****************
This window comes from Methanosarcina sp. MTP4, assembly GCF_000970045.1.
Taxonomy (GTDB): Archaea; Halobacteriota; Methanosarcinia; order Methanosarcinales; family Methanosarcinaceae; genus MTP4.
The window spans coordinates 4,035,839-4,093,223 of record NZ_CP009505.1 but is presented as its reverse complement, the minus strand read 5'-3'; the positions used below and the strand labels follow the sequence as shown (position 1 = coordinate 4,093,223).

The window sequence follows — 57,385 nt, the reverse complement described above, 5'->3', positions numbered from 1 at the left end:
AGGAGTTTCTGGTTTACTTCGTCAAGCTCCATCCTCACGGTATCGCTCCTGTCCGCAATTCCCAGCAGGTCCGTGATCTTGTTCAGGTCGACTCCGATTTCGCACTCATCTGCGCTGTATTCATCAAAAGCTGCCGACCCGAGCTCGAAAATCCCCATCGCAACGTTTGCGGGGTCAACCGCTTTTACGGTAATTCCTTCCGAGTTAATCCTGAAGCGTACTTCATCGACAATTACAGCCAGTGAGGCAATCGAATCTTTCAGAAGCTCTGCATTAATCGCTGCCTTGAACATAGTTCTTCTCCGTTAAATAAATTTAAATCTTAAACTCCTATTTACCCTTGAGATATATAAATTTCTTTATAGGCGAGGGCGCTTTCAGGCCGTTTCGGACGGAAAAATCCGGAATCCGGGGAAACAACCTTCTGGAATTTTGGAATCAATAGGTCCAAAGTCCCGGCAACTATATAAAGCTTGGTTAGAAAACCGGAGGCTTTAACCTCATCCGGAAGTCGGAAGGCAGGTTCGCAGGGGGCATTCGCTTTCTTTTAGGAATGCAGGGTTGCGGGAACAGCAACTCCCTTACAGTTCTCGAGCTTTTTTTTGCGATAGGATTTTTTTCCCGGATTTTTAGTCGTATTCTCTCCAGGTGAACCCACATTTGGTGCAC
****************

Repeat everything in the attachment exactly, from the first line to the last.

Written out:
This window comes from Methanosarcina sp. MTP4, assembly GCF_000970045.1.
Taxonomy (GTDB): Archaea; Halobacteriota; Methanosarcinia; order Methanosarcinales; family Methanosarcinaceae; genus MTP4.
The window spans coordinates 4,035,839-4,093,223 of record NZ_CP009505.1 but is presented as its reverse complement, the minus strand read 5'-3'; the positions used below and the strand labels follow the sequence as shown (position 1 = coordinate 4,093,223).

The window sequence follows — 57,385 nt, the reverse complement described above, 5'->3', positions numbered from 1 at the left end:
AGGAGTTTCTGGTTTACTTCGTCAAGCTCCATCCTCACGGTATCGCTCCTGTCCGCAATTCCCAGCAGGTCCGTGATCTTGTTCAGGTCGACTCCGATTTCGCACTCATCTGCGCTGTATTCATCAAAAGCTGCCGACCCGAGCTCGAAAATCCCCATCGCAACGTTTGCGGGGTCAACCGCTTTTACGGTAATTCCTTCCGAGTTAATCCTGAAGCGTACTTCATCGACAATTACAGCCAGTGAGGCAATCGAATCTTTCAGAAGCTCTGCATTAATCGCTGCCTTGAACATAGTTCTTCTCCGTTAAATAAATTTAAATCTTAAACTCCTATTTACCCTTGAGATATATAAATTTCTTTATAGGCGAGGGCGCTTTCAGGCCGTTTCGGACGGAAAAATCCGGAATCCGGGGAAACAACCTTCTGGAATTTTGGAATCAATAGGTCCAAAGTCCCGGCAACTATATAAAGCTTGGTTAGAAAACCGGAGGCTTTAACCTCATCCGGAAGTCGGAAGGCAGGTTCGCAGGGGGCATTCGCTTTCTTTTAGGAATGCAGGGTTGCGGGAACAGCAACTCCCTTACAGTTCTCGAGCTTTTTTTTGCGATAGGATTTTTTTCCCGGATTTTTAGTCGTATTCTCTCCAGGTGAACCCACATTTGGTGCAC